“Factcheck” Twitter deception criticized in U.K. politics
Is deception acceptable if it’s only temporary?
Britain’s Conservative Party is accused of misleading the public during a televised election debate Tuesday by changing the name of its press office Twitter account to that of an unbiased fact-checking entity.
The party, posing as “factcheckUK,” tweeted support for Prime Minister Boris Johnson during the debate against opposition Labour Party leader Jeremy Corbyn.
Shortly after the debate concluded, the name of the Twitter account was changed back to the original, CCHQ Press, and the party logo was restored to the account.
Britain’s Conservative Party is trying to raise its online game in the Dec. 12 election after being outperformed by the Labour Party during the campaign in 2017.
Avery Holton, associated professor of communications at the University of Utah, joined Doug Wright on KSL NewsRadio Thursday to talk about the debate deception in the U.K. and the larger issue of media trickery. Holton is also Wright’s son-in-law.
“How illegitimate, how smarmy is this, especially from the highest levels of government, to have Britain’s Conservative Party, during a televised election debate, actually change its moniker so it looks like there a neutral fact-checker, especially when at the end they declared Boris [Prime Minister Boris Johnson] to be the winner?” Wright asked.
“This particular debate was supposed to be centered around truth and transparency between the two candidates,” Holton said.
Public, Twitter starting to catch on
He said the debate debacle happened while Twitter and other social media channels continue to formulate a response for the public when misinformation and disinformation are spread on their platforms. Particularly, users want to know what actions the platforms are taking.
Twitter says transparency and truth are part of its DNA, Houlton said, and that it will “take swift action, particularly against individuals and organizations trying to mislead the public regarding government and political issues, so this gives them the opportunity to stand behind their word.”
Holton also noted that it was a good sign to see the public catch on to the deception immediately and tweet about it live during the debate.
As for the U.K. Conservative Party, Twitter vowed to take “decisive corrective action” if there were any more attempts “to mislead people by editing verified profile information.”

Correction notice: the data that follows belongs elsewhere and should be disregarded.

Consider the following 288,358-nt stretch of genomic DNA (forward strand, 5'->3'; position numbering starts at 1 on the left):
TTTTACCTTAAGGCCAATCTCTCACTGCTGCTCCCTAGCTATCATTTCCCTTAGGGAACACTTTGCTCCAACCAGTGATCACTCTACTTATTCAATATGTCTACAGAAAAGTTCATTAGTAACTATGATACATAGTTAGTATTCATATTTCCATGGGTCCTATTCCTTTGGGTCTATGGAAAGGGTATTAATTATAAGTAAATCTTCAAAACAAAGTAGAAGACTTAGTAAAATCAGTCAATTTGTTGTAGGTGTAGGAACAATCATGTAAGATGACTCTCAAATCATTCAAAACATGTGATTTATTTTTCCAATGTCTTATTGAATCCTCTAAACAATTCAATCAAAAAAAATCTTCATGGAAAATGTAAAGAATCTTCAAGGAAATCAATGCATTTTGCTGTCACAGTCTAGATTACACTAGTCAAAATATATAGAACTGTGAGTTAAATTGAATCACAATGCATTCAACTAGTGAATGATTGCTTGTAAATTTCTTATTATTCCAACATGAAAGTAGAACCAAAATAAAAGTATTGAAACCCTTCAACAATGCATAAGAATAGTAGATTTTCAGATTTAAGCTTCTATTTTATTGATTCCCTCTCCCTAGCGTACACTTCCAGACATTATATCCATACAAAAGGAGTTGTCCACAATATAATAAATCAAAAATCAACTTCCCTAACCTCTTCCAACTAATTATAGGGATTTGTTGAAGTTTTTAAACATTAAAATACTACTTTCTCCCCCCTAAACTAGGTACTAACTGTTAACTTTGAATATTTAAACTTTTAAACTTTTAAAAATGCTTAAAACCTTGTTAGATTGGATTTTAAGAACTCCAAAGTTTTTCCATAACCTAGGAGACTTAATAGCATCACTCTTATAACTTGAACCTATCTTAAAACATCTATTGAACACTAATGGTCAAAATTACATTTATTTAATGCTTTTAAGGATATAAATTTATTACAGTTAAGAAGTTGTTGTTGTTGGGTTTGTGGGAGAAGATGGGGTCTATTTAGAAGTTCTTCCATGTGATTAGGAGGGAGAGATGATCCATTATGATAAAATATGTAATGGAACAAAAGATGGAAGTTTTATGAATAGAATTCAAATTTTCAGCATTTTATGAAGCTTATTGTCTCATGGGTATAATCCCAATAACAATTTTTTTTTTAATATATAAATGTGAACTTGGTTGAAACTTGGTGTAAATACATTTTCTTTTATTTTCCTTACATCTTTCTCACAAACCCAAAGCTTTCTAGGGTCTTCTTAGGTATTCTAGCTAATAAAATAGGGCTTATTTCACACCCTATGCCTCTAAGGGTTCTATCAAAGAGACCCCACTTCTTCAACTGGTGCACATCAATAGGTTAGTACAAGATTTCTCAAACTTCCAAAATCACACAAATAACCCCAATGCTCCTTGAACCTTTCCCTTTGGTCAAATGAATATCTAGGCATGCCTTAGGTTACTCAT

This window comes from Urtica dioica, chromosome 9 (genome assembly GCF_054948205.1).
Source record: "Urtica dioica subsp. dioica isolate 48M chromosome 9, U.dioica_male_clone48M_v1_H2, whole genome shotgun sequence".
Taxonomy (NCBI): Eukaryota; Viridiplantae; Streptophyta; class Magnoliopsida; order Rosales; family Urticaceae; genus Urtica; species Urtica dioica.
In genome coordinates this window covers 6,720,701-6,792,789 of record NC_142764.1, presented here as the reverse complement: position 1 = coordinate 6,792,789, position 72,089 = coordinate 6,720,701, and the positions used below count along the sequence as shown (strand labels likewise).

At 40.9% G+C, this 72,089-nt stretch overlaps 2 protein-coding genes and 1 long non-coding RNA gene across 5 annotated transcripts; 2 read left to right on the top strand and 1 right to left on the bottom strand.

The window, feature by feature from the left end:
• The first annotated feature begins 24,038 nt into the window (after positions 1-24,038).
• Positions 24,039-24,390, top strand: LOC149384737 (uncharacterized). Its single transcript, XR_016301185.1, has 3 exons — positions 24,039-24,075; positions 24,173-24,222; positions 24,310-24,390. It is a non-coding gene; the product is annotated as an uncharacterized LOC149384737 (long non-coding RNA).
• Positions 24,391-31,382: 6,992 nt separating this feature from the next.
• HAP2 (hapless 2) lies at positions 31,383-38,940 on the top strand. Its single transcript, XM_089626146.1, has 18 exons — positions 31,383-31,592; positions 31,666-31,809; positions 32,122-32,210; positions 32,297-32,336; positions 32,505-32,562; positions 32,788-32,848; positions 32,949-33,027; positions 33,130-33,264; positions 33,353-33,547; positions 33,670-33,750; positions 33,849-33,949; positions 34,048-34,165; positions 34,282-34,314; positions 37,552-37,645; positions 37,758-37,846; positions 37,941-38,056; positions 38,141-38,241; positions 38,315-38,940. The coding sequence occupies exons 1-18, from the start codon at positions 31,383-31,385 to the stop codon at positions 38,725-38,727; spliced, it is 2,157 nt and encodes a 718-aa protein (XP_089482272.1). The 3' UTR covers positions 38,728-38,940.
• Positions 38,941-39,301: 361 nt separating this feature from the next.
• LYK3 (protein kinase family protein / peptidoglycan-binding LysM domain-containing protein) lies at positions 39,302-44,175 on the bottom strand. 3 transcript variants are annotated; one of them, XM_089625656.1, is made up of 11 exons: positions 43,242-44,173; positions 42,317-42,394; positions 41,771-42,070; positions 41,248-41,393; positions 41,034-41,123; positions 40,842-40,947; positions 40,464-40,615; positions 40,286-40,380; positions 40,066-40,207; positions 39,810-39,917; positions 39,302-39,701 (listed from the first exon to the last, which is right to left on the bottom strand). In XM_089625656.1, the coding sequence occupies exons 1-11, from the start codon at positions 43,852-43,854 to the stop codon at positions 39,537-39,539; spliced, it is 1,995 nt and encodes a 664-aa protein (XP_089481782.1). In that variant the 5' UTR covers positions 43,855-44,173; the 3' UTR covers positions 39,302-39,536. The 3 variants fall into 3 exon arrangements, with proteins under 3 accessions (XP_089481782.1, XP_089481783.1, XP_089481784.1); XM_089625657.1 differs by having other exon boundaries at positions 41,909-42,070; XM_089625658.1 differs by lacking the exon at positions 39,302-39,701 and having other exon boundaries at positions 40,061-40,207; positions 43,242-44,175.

“It’s an interesting, crystallized moment for social media platforms,” Holton noted.
“The negative side showed us how high misinformation and disinformation has reached now.
“But the positive side is the public is on to it and growing seemingly tired of it,” he said.
Is there any way to justify this kind of trickery because “it is so deceptive that it is obviously a prank”? Wright asked.
“There’s a big difference between accidentally resharing something that isn’t true versus and willfully deceiving the public,” Holton said.
“In this case, the account went to extremes, not only by swapping out the photos that they had in their bio…but also changing the bio description and purportedly being a fact-checker during a particularly high-volume time for that conversation [debate] in the U.K.” Holton said.
Standing up to deception
He added that Twitter is discovering the nuances of deceptions and has banned or suspended more than 100,000 accounts across the globe, from Hong Kong and China to Saudi Arabia and the U.S.
“Traditional media has taken [misleading the public] very, very seriously over the years,” said Wright, “and especially in broadcasting, in our case when you are licensed by the federal government.
“It will be interesting to see how seriously these missteps and even these outright deceptions are taken by those who provide the platform. Are you confident that they will [take them seriously]?”
Holton said Facebook is talking about having an outside body look for “misinformation, disinformation, hate speech” and have that outside body govern in that area of expression across social media platforms.
“We might think of something like that the FCC stepping in. That way there’s no internal bias, there’s no revenue biased, but there’s an actual governing body taking control,” Holton said.
“The argument against that has to do more with the First Amendment, and some folks feeling like their voices are being silenced,” he said.
He added that Facebook and Twitter have taken steps to allow users to flag content and “have algorithms working with humans on picking out fake information and parsing out the severity of it,” he said.
When it comes to politics, Holton said, Twitter is now going to be banning political ads.
“The CEO Jack Dorsey says the company is tired of letting political forms being bought instead of earned,” he said.
But it is the public that has to decide whether they see these things as humorous or whether they see them as truly detrimental to democratic conversations, Holton said.
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